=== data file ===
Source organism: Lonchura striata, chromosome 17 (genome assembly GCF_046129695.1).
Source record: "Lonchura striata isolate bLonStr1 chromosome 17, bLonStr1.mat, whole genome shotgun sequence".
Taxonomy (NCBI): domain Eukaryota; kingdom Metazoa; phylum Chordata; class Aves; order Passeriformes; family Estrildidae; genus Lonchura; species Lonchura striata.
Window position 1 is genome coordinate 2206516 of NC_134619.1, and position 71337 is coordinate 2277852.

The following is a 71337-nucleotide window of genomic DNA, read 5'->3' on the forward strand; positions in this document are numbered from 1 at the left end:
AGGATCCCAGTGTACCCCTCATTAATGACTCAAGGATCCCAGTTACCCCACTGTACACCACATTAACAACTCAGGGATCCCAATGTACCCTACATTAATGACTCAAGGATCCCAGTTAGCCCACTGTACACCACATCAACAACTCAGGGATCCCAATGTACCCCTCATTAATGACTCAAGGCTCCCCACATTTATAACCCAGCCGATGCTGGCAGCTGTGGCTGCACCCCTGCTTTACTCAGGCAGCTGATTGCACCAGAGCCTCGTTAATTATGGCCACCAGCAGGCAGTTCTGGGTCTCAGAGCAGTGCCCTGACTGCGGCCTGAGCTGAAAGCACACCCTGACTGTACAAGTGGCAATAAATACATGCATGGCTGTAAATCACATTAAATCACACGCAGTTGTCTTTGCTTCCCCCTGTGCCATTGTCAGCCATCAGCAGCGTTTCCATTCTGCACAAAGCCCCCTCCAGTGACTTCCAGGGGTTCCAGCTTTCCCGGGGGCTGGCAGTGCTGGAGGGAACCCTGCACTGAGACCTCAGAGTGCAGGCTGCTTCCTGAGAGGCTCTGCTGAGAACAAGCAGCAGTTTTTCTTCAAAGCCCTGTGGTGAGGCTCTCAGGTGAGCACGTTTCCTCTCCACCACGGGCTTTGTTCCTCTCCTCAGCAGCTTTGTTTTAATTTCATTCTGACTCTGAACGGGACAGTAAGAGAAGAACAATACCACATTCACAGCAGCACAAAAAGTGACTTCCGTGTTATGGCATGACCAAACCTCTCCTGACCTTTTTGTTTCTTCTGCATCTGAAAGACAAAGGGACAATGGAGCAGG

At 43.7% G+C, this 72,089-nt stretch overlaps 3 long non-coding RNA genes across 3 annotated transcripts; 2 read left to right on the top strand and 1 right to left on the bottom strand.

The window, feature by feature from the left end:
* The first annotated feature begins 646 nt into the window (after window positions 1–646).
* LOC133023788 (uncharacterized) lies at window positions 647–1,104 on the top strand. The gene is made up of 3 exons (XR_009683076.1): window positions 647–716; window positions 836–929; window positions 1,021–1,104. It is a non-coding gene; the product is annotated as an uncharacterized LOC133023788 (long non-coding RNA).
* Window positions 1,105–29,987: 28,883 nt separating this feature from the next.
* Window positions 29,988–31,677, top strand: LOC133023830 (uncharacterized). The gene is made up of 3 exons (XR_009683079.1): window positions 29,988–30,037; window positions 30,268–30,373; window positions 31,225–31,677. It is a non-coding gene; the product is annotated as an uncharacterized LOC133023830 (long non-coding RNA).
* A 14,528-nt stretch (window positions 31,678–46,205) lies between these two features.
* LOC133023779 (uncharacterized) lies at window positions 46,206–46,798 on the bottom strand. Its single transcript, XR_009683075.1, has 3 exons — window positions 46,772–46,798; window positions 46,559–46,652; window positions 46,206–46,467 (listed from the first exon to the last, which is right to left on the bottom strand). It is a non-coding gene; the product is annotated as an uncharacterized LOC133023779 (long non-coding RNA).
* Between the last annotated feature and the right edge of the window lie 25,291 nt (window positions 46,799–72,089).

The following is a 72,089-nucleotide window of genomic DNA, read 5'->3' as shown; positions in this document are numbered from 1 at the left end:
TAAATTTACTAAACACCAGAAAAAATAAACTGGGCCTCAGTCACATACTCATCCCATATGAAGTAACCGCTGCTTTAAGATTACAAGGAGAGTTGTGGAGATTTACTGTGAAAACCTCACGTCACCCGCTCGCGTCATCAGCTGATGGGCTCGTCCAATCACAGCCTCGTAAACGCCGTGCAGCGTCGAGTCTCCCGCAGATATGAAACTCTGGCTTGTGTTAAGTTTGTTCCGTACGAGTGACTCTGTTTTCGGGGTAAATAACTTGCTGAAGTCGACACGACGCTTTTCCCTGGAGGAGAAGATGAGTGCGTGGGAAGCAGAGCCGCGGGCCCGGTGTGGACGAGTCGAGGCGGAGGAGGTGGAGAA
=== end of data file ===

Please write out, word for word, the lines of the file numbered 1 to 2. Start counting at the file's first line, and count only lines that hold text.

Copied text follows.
Source organism: Lonchura striata, chromosome 17 (genome assembly GCF_046129695.1).
Source record: "Lonchura striata isolate bLonStr1 chromosome 17, bLonStr1.mat, whole genome shotgun sequence".